Meet the maker… Mike Farmilo

Meet the maker… Mike Farmilo, McLaren Vale SA.

Mike Farmilo is the un-sung hero behind both Monterra Wines and Colab & Bloom, the funky McLaren Vale brand he and his business partner, Norm Doole established in 2015. Indeed, Mike Farmilo has flown under the vinous radar for four decades despite an extensive career that began at Angove after he graduated from Roseworthy College in 1977. A stint at Seaview saw Farmilo fall in love with McLaren Vale, an affair that’s remained ever since. Farmilo was recruited from Seaview into the challenging role of Group Red Winemaker with the industry giant, Southcorp — now part of Treasury Wine Estates.

It was at Southcorp that Mike’s talents came to full fruition with the responsibility for the benchmark red wines of Penfolds, Lindemans, Seppelt and Wynns. Farmilo was deeply involved with crafting Penfolds’ iconic Grange and instrumental in winning two Jimmy Watson trophies, the highly prized Melbourne Wine Show’s ‘Top Young Red’ trophy. To cap off his Southcorp career, Farmilo was crowned McLaren Vale Bushing King in 1994 as maker of the Championship Wine of the Show. Retiring from Southcorp in 1997 wasn’t for Farmilo, so he turned his focus to numerous projects that have kept him busy over the last 20 years including vintages in Germany, California, France and Chile. Mike has judged at dozens of Wine Shows across the country, including chairing the Australian Small Winemakers Show in Stanthorpe.

While the Monterra portfolio includes traditional French shiraz, cabernet sauvignon, chardonnay and pinot noir, it’s Italianate grapes that are catching Farmilo’s attention with pinot grigio and nero d’Avola adding spice to his winemaking endeavours. Under the Colab & Bloom banner Farmilo pushes well beyond the boundaries of corporate winemaking with tempranillo and garnacha (aka grenache) shining. Farmilo is back in the zone and loving it — enjoying the fruits of his labour.

Check out our Mark Farmilo wine picks: 

Monterra Reserve Black Label Shiraz  

Colab and Bloom Grenache

Willunga 100 Tempranillo

Isn’t Shiraz.. just Shiraz??

SHIRAZ IS AUSTRALIA’S MOST IMPORTANT GRAPE VARIETY – AND HAS BEEN FOR OVER 180 YEARS.

The key to its success is mainly shiraz’s versatility and willingness to reside in a wide variety of climates, from cool sites like the Great Southern, Grampian and Canberra districts to the temperate climes of the Clare Valley, Heathcote and Mudgee. Shiraz also thrives in our warmest regions like the Hunter & Barossa Valleys and McLaren Vale. Tasmania is the only state without any significant plantings of shiraz.  That said, the much lauded Jimmy Watson Memorial Trophy of 2011 went to the 2010 Glaetzer Dixon Mon Pere Syrah – much to the embarrassment of the Barossa boys that year.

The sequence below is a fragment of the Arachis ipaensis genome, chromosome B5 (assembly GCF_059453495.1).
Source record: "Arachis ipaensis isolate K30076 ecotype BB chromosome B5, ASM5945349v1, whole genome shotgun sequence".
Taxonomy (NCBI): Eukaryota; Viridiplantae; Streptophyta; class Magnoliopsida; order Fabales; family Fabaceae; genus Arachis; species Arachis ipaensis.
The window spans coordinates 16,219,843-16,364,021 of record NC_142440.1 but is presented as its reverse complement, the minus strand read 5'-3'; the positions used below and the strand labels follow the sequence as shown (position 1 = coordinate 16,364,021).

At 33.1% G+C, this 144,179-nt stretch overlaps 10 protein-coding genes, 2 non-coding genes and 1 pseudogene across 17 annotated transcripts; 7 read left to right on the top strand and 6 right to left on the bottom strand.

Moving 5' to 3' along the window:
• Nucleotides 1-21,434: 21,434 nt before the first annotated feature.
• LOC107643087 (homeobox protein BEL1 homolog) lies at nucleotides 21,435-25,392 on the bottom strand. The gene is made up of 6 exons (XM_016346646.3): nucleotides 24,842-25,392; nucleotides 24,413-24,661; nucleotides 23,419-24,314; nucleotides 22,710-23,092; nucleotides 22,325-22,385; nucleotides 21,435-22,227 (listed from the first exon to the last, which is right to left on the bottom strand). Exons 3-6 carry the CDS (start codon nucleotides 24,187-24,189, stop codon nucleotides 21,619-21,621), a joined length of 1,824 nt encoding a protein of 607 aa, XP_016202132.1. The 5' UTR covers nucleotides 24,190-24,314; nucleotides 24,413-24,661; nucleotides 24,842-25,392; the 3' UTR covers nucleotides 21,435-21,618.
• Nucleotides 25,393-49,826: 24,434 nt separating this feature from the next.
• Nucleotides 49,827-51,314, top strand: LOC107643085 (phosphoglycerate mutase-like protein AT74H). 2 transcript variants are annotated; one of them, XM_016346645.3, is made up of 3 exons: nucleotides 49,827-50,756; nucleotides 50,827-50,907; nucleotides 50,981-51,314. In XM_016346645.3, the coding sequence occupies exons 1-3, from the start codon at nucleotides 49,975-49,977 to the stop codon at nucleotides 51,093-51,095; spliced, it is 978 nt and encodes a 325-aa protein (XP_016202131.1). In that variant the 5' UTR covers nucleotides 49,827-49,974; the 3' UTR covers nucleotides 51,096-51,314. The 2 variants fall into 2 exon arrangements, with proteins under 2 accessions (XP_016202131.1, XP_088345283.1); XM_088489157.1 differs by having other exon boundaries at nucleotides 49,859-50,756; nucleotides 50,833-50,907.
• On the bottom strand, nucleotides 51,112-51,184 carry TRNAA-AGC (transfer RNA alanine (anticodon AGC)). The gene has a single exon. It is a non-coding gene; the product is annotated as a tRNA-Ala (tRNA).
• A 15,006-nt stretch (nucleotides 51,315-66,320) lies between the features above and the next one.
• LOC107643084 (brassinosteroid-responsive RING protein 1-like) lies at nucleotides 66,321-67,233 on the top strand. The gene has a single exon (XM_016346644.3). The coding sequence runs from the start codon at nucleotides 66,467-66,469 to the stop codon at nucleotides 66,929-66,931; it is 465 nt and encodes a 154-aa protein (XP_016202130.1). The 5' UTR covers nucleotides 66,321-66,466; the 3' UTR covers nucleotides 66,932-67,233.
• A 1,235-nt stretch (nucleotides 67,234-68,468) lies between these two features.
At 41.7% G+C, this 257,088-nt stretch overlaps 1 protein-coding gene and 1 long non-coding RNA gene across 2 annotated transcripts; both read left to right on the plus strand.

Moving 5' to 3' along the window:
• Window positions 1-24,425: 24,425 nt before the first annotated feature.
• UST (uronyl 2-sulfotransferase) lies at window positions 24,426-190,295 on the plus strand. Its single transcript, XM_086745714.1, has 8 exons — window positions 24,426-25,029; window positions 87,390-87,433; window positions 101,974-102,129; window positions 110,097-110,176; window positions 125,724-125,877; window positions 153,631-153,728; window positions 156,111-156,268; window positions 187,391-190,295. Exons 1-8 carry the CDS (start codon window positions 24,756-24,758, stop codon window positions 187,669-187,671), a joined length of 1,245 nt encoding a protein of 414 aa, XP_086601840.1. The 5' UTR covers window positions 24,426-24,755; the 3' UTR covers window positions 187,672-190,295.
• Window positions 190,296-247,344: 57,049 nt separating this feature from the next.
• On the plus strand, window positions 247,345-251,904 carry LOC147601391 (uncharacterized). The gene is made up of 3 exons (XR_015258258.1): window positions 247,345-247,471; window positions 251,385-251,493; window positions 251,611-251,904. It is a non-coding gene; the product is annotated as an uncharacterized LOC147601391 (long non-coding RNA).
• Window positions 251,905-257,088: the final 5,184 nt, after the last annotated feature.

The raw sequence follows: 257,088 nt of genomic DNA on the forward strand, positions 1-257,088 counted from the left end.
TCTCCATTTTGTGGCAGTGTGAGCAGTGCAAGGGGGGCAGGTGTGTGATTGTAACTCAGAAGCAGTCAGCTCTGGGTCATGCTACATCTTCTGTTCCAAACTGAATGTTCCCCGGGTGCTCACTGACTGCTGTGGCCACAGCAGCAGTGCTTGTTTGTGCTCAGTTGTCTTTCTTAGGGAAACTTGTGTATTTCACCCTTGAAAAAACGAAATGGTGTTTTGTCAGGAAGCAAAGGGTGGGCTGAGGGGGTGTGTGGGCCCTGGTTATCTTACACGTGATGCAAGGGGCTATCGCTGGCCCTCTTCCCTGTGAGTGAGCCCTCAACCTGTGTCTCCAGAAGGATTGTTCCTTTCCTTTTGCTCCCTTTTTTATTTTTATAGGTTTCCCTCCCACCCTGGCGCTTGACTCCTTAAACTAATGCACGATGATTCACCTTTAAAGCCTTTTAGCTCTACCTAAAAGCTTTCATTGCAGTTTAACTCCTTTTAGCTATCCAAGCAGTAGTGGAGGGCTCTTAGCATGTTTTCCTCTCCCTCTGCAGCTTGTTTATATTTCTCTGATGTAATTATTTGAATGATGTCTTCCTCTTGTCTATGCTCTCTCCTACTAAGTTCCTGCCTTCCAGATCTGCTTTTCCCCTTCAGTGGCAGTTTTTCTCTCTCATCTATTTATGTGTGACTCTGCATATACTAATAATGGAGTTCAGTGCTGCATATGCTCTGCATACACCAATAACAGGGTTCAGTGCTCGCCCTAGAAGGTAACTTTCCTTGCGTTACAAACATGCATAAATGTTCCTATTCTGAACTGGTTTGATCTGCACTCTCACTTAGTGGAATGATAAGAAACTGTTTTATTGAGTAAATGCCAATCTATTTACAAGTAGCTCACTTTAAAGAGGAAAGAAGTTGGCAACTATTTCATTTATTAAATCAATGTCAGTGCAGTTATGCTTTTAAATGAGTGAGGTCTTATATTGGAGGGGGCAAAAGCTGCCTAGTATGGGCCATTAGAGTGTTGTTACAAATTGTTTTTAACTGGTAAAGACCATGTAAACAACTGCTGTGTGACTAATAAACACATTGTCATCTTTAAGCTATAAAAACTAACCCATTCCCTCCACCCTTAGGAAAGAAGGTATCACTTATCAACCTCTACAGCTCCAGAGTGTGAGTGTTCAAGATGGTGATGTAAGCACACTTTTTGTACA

But not only is shiraz viticulturally versatile, but it clearly reflects the dirt in which it’s grown, with an incredible range of flavours and styles — from the rich earthy flavours of Hunter shiraz to the litheframed, pepper-and-spice styles of the Frankland River area.

The traditional home of shiraz is the northern Rhône — its epicentre the famous hill of Hermitage where James Busby collected his seminal vine cuttings in December 1831. Busby’s plantings at Kirkton Park in the Upper Hunter spawned the remarkable legacy that has seen shiraz/syrah planted across the nation. The shiraz/syrah confusion has now been settled with DNA evidence proving they are the same grape variety. The research dates syrah back a millennia with its birthplace near Lyon. The myth that shiraz/syrah came from the Persian (now Iranian) city of Shiraz has now been laid to rest.

Nowadays shiraz generally flies solo in Australia, however historically it was often paired with cabernet sauvignon. The premise given was that shiraz gave rich, juicy flavours while the cabernet sauvignon gave structure, power and length. The introduction of merlot to Australia in the 1980’s saw cabernet sauvignon merlot replace the traditional ‘cab shiraz’ blends, although Penfold’s Bin 389 and Yalumba ‘The Signature’ still carry the flag.

Shiraz is also grown in the southern Rhône, and is one of the thirteen acknowledged varieties of the Cote du Rhône (and more celebrated, Châteauneuf du Pape) appellation(s). However, grenache is king in the warmer sites of the southern Rhône. Australian wine makers follow a similar path with their GSM blends (grenache, shiraz, mourvèdre), sometimes swapping the dominant grape to make a SGM or even MSG. Whatever the blend these lush, plush reds make perfect partners to pies, pizza, pasta or anything off the barbecue.

Shiraz takes on a sophisticated guise when a splash of viognier is added – a la Cote Rotie, one of the revered appellations of the northern Rhône. The local icon is Clonakilla, with Tim Kirk creating a whole new genre of shiraz with his slinky, subtle, spicy-laden take on the variety. Just 5-10% viognier is all that’s necessary — the results are astonishing.

Shiraz will remain at the top, not because we all love dense, warm blooded, high octane styles but because of its adaptability to different climates, different soils and most importantly to different winemaking philosophies. Viva la difference — be it shiraz or syrah.